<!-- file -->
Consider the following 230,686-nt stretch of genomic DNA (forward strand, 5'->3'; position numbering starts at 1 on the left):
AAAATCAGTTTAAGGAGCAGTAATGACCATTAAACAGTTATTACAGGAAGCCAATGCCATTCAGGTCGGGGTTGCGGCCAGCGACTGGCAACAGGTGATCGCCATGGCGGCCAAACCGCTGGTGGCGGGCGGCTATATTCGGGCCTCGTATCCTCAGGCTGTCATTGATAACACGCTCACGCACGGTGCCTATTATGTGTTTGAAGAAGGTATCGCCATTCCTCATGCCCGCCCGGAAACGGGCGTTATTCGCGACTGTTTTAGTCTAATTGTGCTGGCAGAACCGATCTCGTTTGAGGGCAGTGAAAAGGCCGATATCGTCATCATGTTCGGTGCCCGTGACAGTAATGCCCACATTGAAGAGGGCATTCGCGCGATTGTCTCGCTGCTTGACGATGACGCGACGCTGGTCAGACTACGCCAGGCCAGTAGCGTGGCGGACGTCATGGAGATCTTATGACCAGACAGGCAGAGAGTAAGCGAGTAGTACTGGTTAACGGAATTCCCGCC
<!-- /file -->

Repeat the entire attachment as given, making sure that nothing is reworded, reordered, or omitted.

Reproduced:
Consider the following 230,686-nt stretch of genomic DNA (forward strand, 5'->3'; position numbering starts at 1 on the left):
AAAATCAGTTTAAGGAGCAGTAATGACCATTAAACAGTTATTACAGGAAGCCAATGCCATTCAGGTCGGGGTTGCGGCCAGCGACTGGCAACAGGTGATCGCCATGGCGGCCAAACCGCTGGTGGCGGGCGGCTATATTCGGGCCTCGTATCCTCAGGCTGTCATTGATAACACGCTCACGCACGGTGCCTATTATGTGTTTGAAGAAGGTATCGCCATTCCTCATGCCCGCCCGGAAACGGGCGTTATTCGCGACTGTTTTAGTCTAATTGTGCTGGCAGAACCGATCTCGTTTGAGGGCAGTGAAAAGGCCGATATCGTCATCATGTTCGGTGCCCGTGACAGTAATGCCCACATTGAAGAGGGCATTCGCGCGATTGTCTCGCTGCTTGACGATGACGCGACGCTGGTCAGACTACGCCAGGCCAGTAGCGTGGCGGACGTCATGGAGATCTTATGACCAGACAGGCAGAGAGTAAGCGAGTAGTACTGGTTAACGGAATTCCCGCC